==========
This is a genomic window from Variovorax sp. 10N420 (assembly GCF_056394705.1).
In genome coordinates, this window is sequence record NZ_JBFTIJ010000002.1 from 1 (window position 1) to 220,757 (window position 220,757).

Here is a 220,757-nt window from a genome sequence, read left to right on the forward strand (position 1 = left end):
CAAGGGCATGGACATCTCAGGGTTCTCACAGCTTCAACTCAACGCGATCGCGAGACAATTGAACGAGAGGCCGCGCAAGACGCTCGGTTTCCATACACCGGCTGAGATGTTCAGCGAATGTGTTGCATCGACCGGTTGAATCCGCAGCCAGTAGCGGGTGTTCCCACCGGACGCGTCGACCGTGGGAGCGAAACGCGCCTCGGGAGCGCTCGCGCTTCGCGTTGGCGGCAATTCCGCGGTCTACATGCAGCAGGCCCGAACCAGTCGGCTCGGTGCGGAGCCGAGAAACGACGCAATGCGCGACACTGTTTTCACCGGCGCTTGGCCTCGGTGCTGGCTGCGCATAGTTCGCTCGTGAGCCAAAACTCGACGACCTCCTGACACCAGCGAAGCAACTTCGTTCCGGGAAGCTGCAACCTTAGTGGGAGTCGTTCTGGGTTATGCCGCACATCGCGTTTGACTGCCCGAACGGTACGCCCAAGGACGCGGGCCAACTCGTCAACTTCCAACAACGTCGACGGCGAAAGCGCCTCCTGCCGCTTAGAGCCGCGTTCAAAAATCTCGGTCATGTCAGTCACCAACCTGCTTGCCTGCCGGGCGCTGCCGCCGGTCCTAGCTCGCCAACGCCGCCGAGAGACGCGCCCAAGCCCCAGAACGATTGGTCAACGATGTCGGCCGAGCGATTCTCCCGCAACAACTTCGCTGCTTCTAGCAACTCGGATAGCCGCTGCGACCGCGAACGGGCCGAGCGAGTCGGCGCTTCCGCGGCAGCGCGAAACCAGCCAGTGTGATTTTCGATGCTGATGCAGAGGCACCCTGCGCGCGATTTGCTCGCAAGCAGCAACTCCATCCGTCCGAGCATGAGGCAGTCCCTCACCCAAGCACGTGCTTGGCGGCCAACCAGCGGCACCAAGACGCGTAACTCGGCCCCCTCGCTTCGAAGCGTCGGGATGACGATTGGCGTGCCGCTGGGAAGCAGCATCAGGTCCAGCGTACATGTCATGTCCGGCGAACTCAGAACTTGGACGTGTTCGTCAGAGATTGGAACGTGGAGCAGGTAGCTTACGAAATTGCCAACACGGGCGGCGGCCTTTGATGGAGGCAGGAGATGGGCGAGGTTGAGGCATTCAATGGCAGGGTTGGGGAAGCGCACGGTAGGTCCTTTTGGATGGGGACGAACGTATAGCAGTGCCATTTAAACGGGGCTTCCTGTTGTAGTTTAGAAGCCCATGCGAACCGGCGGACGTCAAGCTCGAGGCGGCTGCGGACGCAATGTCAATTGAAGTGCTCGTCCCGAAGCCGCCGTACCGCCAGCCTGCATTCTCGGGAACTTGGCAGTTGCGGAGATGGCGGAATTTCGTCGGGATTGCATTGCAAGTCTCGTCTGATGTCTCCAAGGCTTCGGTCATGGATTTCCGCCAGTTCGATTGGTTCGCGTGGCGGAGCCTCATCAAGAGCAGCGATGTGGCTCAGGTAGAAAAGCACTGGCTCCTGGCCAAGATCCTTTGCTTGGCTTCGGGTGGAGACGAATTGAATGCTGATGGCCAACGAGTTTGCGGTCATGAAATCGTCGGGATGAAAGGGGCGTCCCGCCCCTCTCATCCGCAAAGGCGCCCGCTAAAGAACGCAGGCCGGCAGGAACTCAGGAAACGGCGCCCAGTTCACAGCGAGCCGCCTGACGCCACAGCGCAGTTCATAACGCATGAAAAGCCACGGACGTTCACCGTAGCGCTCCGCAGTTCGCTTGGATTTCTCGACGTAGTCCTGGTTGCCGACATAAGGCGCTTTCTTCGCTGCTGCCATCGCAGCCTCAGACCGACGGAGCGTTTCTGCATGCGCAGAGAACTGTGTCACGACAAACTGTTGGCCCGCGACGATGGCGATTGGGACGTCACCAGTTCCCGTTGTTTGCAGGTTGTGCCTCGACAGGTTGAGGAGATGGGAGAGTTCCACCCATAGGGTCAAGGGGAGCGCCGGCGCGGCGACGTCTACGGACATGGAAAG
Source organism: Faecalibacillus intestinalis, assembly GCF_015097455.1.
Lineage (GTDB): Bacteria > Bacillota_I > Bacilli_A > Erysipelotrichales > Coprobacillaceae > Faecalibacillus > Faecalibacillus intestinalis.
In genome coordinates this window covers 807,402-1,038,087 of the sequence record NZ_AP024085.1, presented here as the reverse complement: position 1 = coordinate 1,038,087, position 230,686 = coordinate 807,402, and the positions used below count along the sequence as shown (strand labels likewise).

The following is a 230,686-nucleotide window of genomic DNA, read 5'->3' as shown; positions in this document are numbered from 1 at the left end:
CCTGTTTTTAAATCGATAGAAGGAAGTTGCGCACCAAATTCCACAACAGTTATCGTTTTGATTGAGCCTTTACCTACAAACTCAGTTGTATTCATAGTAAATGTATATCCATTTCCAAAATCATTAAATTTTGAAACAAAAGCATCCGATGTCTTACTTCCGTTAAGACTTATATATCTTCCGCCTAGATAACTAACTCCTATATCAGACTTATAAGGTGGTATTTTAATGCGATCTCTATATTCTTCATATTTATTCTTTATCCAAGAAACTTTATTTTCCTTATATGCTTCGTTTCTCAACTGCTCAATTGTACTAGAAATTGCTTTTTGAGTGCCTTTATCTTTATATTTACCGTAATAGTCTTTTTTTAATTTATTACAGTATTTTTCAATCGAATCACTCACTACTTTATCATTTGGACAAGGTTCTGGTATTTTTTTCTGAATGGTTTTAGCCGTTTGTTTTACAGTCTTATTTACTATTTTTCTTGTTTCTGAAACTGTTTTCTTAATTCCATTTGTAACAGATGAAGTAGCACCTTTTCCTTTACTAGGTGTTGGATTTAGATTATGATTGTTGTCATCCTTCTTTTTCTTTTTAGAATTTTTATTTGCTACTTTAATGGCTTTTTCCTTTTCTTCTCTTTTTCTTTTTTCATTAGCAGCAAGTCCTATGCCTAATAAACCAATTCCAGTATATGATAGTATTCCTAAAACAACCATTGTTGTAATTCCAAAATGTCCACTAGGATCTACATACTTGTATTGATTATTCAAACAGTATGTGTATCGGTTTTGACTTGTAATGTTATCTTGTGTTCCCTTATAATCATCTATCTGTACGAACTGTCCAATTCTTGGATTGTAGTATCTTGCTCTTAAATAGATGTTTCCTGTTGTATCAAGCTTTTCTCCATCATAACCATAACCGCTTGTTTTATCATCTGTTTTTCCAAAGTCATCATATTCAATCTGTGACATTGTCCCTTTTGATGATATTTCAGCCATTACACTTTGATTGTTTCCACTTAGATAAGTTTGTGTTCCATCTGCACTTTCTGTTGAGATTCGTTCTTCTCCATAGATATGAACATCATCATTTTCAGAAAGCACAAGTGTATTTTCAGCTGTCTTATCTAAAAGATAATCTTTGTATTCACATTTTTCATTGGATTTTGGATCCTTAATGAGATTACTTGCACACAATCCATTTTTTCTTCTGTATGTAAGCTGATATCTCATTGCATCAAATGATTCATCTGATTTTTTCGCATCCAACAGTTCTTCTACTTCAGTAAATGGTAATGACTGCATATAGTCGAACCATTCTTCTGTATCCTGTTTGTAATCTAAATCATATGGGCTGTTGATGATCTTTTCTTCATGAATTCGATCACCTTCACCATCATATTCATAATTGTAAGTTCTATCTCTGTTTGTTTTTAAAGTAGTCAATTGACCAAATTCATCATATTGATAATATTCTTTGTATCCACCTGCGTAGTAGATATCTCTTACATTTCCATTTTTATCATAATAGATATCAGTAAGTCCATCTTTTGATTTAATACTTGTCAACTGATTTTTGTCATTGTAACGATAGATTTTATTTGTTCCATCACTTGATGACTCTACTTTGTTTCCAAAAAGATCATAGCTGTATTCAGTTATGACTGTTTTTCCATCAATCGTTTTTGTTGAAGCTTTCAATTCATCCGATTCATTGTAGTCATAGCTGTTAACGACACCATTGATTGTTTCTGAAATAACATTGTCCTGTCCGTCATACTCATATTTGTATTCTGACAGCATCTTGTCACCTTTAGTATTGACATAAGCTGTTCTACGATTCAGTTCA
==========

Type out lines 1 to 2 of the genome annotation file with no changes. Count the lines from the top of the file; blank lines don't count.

This is a genomic window from Variovorax sp. 10N420 (assembly GCF_056394705.1).
In genome coordinates, this window is sequence record NZ_JBFTIJ010000002.1 from 1 (window position 1) to 220,757 (window position 220,757).